What is happiness? Kicking it in Rio with Katrina Vanden Heuval and the Democratic elite? Being immersed in a challenging task? Or could happiness be something unpleasurable? Political action is often difficult, nasty, and/or boring, but I can't imagine being truly happy if I felt like I was just selfishly pursuing my own short-term pleasure. Believe me, I've tried, and it's not so satisfying.


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7 Comments:

  • At 4:54 PM, Blogger Antid Oto said…

    Is that $15,000 a year? Starting from a baseline of what? $0? People are happier as soon as they start earning $15,000 a year? that seems unlikely. Or is it just as soon as they have $15,000 in the bank in permanent assets?

     
  • At 5:55 PM, Blogger Solomon Grundy said…

    No, the idea is that poor people get dramatically happier with every dollar of increased wealth, until they hit $15,000, after which happiness plateaus, and each extra dollar earned has less happiness-generating value.

    The basic idea is that distracting poverty is the only way in which wealth impacts happiness.

    But like I said, the definition of happiness is question-begging, since the whole study relies on how happy people report themselves to be at various wealth levels.

     
  • At 6:04 PM, Blogger Antid Oto said…

    But until they hit $15,000 per year, or $15,000 in absolute accumulated wealth? There's a very big difference.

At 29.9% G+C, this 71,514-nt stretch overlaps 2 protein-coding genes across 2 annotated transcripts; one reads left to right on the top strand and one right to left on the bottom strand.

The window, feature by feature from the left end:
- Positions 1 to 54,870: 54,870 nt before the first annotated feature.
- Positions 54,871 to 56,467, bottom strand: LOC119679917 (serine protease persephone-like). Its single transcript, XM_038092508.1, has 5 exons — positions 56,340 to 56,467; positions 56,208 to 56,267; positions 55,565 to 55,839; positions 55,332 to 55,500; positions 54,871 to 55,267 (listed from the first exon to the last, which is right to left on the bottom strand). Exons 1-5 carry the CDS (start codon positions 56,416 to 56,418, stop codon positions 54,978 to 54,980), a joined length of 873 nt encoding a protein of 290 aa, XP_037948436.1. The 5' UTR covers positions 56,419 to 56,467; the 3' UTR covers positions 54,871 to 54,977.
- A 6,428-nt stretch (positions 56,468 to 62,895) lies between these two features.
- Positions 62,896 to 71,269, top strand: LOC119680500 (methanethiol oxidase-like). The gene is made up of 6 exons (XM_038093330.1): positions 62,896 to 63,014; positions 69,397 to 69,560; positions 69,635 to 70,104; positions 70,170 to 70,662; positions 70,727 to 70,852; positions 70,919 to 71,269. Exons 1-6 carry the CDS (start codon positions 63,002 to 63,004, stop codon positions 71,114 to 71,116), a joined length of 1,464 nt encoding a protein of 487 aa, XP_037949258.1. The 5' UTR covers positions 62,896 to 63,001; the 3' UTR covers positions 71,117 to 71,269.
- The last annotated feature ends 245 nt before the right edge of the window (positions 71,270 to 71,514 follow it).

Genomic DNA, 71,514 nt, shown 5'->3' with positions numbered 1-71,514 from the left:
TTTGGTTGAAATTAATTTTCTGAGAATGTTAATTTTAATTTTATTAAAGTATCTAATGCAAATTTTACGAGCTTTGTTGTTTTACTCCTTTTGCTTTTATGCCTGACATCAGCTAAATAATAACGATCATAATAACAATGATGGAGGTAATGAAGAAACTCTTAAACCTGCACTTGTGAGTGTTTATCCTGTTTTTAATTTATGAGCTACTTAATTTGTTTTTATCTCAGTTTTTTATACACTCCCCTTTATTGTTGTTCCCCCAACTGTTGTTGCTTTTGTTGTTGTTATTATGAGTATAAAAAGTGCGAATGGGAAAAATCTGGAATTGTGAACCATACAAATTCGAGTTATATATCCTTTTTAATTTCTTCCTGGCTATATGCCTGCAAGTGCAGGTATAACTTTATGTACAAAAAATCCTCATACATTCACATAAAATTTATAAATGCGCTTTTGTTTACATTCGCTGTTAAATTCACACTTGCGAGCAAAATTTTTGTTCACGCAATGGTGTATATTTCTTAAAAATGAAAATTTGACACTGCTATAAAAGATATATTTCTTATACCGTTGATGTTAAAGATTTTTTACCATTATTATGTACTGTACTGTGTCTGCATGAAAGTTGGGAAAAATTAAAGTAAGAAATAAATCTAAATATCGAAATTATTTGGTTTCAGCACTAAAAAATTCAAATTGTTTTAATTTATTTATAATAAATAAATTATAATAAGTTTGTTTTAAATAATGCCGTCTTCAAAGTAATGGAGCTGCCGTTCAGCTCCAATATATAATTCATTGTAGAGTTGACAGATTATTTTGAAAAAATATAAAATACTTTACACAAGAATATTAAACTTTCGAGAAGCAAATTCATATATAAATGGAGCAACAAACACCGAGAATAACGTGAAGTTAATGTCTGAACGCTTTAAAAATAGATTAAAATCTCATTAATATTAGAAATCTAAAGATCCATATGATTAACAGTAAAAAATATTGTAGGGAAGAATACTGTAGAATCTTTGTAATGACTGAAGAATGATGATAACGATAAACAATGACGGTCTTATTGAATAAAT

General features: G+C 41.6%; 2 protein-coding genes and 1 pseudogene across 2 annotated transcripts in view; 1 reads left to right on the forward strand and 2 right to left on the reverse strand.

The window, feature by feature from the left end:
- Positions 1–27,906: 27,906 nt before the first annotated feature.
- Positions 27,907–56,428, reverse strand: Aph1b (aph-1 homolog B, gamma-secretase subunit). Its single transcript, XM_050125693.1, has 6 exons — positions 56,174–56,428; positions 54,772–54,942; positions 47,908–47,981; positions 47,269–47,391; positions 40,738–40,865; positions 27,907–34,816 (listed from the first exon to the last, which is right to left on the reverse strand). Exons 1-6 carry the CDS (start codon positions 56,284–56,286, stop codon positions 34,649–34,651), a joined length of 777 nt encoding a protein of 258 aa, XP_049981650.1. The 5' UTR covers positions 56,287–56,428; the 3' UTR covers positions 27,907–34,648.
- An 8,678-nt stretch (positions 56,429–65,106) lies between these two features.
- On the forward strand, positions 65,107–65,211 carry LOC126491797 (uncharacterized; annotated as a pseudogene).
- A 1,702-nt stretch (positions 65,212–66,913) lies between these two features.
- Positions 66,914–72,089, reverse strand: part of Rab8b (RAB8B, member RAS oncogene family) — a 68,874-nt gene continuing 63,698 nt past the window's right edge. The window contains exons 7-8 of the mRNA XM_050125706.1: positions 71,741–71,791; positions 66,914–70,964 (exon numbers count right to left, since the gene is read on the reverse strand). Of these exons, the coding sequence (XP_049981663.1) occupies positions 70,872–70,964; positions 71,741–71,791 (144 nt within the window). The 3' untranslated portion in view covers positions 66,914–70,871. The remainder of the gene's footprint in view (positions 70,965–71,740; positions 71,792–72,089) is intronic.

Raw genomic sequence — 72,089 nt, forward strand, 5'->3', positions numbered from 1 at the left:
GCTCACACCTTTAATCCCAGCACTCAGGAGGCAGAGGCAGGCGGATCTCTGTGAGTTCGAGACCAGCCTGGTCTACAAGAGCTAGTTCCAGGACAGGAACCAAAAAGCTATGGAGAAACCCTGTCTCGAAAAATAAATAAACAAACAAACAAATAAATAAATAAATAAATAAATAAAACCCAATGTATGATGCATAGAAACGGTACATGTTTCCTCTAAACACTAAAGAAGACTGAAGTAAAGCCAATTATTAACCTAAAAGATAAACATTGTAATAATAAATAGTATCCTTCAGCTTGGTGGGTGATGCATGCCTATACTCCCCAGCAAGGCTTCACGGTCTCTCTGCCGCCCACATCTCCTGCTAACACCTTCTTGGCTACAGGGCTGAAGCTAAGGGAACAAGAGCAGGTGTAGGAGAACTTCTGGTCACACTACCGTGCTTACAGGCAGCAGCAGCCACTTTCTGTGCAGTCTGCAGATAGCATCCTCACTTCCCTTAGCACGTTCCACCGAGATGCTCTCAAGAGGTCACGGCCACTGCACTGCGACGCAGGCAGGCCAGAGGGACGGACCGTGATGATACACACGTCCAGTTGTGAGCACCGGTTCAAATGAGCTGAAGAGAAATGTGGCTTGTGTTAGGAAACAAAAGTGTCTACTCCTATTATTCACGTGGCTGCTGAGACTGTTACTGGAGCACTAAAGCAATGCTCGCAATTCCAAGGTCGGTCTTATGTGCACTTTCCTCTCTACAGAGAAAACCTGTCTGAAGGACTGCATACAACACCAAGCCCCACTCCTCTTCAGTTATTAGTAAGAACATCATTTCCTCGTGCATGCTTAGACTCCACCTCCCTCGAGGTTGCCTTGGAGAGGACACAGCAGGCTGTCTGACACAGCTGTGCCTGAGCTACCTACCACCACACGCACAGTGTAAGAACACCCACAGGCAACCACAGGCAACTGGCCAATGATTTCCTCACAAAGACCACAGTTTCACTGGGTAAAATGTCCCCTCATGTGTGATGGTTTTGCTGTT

• At 6:09 PM, Blogger Antid Oto said…

    Anyway, do we really need a good quantitative definition of happiness for public policy? It's not like policy interventions are ever crafted with any degree of theoretical precision.

     
  • At 10:34 PM, Blogger Solomon Grundy said…

    Presumably $15,000 in income, not wealth. But in that income bracket (people who make, say, $9,000 a year) there's not much wealth other than income, anyhow. Well, except for the executives who make $5 a year on-the-books income and sit on $5 katrillion of wealth, but that's not who we're talking about.

    I'll think more about your second question.

     
  • At 10:38 PM, Blogger Solomon Grundy said…

    Anyhow the basic point is that making money does not affect personal happiness except insofar as it lifts one out of abject poverty. But once you've got your basic needs taken care of, the accumulation of filthy lucre becomes a self-perpetuating cycle that doesn't very significantly affect your happiness no matter how much you make.

    I haven't read the book in question, but I assume that's a national figure. People living off $15,000 in NYC would still be pretty distracted by their poverty.

     
  • At 7:49 PM, Blogger Phoebe Evergreen said…

    I would think happiness would be more determined by perceived inequality than by absolute wealth or income.

    As for "flow", I'm persuaded by that conclusion. Whether involved in political action or, say, my rather depoliticized hobby of recording or writing music, I recognize that description of some of the single happiest moments of my adult life. In fact, I'd say it even transcends whether the activity was social or not.

    Although maybe you're saying that one must have a great deal of political autonomy to be able to achieve that flow, and that as a str8 white male it's easier for me to achieve a state of "in-the-moment"/Zen/flow happiness without having to worry about the patriarchal cock-boot of the man on my neck.